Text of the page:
So, go ahead and be a suck-up. If you read this article, you are clearly too smart to let flattery work on you, but you are also too smart to pass up the use of this extremely powerful tool, even if you find it distasteful. But just in case, my next post will address how to do it without being a complete suck-up.
 Jeffrey Pfeffer, Power: Why Some People Have It and Others Don’t, p. 31.
 Robert, Cialdini, Influence: The Psychology of Persuasion, p. 176.
“When I left the dining room after sitting next to Mr. Gladstone, I thought he was the cleverest man in England. But after sitting next to Mr. Disraeli, I thought I was the cleverest woman in England.”
If someone asked about the impression you made on them, would they describe you as a Gladstone or a Disraeli? We all know people like Gladstone who strive to be perceived as the smartest or most important person in the room. If that’s what you care about, stop reading now. But if you care more about getting things done through others, you should instead strive to make them feel ten feet tall.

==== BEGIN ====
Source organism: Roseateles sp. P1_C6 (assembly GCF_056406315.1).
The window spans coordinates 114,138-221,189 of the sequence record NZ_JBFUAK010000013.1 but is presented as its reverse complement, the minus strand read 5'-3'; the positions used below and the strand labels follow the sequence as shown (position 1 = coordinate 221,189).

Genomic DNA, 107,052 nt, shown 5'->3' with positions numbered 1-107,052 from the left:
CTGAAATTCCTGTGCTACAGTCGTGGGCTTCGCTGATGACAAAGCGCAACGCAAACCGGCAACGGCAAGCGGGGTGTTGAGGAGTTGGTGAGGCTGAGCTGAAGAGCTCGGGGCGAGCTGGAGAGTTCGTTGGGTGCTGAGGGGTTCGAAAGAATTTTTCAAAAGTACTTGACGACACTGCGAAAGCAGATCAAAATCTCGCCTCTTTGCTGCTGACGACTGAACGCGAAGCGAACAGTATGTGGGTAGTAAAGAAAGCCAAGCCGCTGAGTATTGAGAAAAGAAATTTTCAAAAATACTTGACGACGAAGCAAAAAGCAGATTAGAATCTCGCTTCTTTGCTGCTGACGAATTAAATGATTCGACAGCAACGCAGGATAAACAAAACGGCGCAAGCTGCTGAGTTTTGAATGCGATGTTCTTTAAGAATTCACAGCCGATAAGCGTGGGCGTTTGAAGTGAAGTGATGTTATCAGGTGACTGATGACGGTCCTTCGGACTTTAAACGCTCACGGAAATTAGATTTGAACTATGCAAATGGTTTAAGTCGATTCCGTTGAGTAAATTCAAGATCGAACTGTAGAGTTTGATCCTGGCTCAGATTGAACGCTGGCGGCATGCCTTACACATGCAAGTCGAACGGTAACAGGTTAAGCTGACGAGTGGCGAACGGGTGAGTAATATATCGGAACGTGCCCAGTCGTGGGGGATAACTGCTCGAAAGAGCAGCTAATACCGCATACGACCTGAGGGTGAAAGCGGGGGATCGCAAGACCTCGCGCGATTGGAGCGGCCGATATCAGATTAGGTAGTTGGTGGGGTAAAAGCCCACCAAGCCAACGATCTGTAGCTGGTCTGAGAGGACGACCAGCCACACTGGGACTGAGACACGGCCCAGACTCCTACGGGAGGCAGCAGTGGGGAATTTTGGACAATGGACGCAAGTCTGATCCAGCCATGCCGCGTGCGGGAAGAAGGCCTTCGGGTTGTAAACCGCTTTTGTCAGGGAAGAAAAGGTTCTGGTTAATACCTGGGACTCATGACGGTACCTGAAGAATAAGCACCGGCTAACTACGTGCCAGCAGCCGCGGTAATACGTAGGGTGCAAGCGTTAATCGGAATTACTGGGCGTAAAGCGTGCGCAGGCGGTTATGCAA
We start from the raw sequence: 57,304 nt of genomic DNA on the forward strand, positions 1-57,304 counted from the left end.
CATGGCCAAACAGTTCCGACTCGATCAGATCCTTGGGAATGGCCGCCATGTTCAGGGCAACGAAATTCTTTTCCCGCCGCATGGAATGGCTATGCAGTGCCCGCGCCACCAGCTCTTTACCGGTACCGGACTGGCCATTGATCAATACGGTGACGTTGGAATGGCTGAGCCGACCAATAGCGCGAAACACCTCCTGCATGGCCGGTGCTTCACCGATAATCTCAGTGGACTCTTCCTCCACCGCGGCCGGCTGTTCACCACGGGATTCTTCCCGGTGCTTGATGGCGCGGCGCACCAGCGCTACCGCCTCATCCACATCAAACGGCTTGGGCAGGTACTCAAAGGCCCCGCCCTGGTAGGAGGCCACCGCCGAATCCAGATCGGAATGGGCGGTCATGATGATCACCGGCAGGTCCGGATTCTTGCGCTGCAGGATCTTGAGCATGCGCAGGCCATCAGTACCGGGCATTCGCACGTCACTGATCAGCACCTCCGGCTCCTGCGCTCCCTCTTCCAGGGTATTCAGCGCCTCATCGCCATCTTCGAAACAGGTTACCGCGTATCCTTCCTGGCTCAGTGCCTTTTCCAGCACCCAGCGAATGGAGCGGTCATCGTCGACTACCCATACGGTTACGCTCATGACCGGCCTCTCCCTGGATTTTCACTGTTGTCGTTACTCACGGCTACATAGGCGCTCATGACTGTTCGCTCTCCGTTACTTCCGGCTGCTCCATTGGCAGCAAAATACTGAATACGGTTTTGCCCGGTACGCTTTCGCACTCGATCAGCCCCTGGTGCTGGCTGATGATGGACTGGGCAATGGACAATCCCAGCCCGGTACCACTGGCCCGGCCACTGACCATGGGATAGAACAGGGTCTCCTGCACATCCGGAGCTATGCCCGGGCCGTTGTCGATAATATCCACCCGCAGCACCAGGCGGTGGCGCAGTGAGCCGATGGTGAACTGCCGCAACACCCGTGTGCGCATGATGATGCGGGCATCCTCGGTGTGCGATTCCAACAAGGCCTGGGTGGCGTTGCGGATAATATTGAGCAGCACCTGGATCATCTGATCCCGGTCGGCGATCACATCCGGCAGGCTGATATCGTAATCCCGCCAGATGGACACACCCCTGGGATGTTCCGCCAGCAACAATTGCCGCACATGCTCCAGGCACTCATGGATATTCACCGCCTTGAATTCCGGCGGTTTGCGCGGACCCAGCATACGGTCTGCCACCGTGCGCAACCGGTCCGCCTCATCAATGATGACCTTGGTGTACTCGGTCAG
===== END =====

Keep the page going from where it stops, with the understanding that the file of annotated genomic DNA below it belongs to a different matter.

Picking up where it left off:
I submit that this is especially important in today’s flatter organizations that proclaim that hierarchies are dead, that ideas are judged on their merits regardless of who brings them up. Especially when markers of status are less overt, we pay close—albeit unspoken—attention to subtle signals of our relative ranking. It’s hard-wired into our brains through millennia as social animals, and no amount of corporate feel-good fables will erase it. So, one of the best ways to grow your personal influence, paradoxically, is to give it up when communicating with others.